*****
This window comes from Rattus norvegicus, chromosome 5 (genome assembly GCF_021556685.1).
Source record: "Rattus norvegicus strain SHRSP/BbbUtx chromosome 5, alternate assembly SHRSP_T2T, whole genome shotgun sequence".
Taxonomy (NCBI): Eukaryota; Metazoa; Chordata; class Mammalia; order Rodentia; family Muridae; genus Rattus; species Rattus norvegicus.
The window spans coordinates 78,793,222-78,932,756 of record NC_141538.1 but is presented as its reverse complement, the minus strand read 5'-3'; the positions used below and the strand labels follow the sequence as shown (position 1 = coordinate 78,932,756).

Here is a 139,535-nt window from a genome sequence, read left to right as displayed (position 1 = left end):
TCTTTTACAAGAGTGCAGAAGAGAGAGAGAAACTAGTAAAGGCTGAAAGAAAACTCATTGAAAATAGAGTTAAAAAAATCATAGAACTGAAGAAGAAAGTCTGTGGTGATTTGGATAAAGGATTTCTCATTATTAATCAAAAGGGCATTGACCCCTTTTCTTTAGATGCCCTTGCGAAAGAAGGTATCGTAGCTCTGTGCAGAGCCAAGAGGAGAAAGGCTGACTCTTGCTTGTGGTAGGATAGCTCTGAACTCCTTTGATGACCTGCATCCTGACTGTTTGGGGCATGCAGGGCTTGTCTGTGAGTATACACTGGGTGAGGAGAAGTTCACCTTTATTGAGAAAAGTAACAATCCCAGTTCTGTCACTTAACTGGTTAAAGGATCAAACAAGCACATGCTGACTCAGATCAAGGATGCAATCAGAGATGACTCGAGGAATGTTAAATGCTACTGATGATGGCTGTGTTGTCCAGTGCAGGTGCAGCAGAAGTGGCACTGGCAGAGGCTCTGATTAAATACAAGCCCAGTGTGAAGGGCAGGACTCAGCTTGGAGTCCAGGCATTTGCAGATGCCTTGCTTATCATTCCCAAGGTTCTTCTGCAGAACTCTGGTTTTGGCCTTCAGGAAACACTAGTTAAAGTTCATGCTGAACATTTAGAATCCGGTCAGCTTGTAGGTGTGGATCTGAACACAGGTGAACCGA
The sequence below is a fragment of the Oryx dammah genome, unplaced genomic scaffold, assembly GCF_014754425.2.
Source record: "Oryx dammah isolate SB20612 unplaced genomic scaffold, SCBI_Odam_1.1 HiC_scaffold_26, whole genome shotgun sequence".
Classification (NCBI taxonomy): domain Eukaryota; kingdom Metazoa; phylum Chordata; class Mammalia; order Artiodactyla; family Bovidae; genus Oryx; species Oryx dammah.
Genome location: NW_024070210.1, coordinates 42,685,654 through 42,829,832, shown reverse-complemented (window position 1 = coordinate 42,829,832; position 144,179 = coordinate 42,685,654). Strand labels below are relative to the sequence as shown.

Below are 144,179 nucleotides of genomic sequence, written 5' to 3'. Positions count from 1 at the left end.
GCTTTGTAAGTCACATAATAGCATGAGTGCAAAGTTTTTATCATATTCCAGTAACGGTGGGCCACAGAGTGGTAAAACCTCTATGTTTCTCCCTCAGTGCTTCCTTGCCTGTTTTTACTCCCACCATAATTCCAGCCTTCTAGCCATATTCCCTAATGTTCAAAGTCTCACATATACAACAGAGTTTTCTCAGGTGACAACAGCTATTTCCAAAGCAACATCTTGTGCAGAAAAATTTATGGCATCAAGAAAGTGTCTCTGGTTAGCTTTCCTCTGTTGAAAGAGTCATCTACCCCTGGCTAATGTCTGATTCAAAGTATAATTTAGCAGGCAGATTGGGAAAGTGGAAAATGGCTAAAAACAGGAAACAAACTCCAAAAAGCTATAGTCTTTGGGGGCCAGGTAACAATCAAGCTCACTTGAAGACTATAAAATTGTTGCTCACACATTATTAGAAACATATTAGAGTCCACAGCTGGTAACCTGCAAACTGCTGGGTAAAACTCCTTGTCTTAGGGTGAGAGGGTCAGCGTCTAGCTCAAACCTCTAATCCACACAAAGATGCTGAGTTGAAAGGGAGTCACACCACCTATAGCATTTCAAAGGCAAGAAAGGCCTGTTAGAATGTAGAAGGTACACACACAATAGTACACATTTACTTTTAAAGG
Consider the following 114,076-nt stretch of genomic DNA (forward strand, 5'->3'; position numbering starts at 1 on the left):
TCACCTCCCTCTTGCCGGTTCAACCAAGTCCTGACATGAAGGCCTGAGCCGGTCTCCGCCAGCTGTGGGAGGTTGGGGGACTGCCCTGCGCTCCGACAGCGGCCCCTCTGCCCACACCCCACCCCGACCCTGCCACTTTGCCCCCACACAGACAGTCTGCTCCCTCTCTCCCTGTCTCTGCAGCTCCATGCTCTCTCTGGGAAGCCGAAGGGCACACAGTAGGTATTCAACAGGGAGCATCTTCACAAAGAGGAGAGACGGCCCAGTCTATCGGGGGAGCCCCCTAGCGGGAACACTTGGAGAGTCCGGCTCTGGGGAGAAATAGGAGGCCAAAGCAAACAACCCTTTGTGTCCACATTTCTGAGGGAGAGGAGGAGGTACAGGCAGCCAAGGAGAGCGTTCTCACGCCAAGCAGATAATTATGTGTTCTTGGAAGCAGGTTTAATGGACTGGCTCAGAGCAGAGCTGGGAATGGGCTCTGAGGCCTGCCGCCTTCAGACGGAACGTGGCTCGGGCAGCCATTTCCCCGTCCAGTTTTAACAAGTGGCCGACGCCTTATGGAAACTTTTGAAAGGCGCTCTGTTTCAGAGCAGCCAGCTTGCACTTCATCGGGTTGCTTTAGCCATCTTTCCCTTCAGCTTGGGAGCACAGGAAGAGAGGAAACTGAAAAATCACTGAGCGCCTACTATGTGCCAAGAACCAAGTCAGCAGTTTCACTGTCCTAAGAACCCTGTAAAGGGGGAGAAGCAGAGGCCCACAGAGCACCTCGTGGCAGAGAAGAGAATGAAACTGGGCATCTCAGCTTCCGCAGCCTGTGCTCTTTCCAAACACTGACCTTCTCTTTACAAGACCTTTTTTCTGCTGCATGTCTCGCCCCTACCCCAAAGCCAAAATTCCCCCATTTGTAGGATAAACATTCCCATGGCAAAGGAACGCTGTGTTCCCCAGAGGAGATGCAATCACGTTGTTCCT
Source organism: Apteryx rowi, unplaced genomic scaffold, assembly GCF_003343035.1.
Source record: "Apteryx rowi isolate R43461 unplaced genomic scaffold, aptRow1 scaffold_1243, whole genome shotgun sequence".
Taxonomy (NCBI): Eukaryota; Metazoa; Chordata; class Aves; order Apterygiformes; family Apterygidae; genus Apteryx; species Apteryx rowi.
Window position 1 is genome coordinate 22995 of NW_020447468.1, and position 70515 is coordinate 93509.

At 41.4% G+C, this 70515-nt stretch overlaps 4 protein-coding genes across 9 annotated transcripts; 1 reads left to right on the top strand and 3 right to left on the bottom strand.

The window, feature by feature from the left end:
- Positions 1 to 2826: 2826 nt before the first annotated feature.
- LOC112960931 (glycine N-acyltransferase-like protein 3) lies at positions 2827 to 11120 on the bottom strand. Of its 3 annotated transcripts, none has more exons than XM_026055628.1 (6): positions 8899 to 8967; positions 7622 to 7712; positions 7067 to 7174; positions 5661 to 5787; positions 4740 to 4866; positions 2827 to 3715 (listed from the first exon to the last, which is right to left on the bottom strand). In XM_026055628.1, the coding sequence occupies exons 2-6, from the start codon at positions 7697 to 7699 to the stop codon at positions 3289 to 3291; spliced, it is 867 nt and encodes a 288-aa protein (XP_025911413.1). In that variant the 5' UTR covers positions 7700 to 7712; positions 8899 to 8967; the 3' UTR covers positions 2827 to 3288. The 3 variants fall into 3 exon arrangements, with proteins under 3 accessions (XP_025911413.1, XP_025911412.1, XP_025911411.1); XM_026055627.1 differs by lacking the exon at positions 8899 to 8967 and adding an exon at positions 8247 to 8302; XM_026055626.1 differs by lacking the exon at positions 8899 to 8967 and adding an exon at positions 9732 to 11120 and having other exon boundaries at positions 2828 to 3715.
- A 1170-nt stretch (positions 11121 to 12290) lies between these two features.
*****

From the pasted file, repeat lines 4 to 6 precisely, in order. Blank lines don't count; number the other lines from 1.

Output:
The window spans coordinates 78,793,222-78,932,756 of record NC_141538.1 but is presented as its reverse complement, the minus strand read 5'-3'; the positions used below and the strand labels follow the sequence as shown (position 1 = coordinate 78,932,756).

Here is a 139,535-nt window from a genome sequence, read left to right as displayed (position 1 = left end):
TCTTTTACAAGAGTGCAGAAGAGAGAGAGAAACTAGTAAAGGCTGAAAGAAAACTCATTGAAAATAGAGTTAAAAAAATCATAGAACTGAAGAAGAAAGTCTGTGGTGATTTGGATAAAGGATTTCTCATTATTAATCAAAAGGGCATTGACCCCTTTTCTTTAGATGCCCTTGCGAAAGAAGGTATCGTAGCTCTGTGCAGAGCCAAGAGGAGAAAGGCTGACTCTTGCTTGTGGTAGGATAGCTCTGAACTCCTTTGATGACCTGCATCCTGACTGTTTGGGGCATGCAGGGCTTGTCTGTGAGTATACACTGGGTGAGGAGAAGTTCACCTTTATTGAGAAAAGTAACAATCCCAGTTCTGTCACTTAACTGGTTAAAGGATCAAACAAGCACATGCTGACTCAGATCAAGGATGCAATCAGAGATGACTCGAGGAATGTTAAATGCTACTGATGATGGCTGTGTTGTCCAGTGCAGGTGCAGCAGAAGTGGCACTGGCAGAGGCTCTGATTAAATACAAGCCCAGTGTGAAGGGCAGGACTCAGCTTGGAGTCCAGGCATTTGCAGATGCCTTGCTTATCATTCCCAAGGTTCTTCTGCAGAACTCTGGTTTTGGCCTTCAGGAAACACTAGTTAAAGTTCATGCTGAACATTTAGAATCCGGTCAGCTTGTAGGTGTGGATCTGAACACAGGTGAACCGA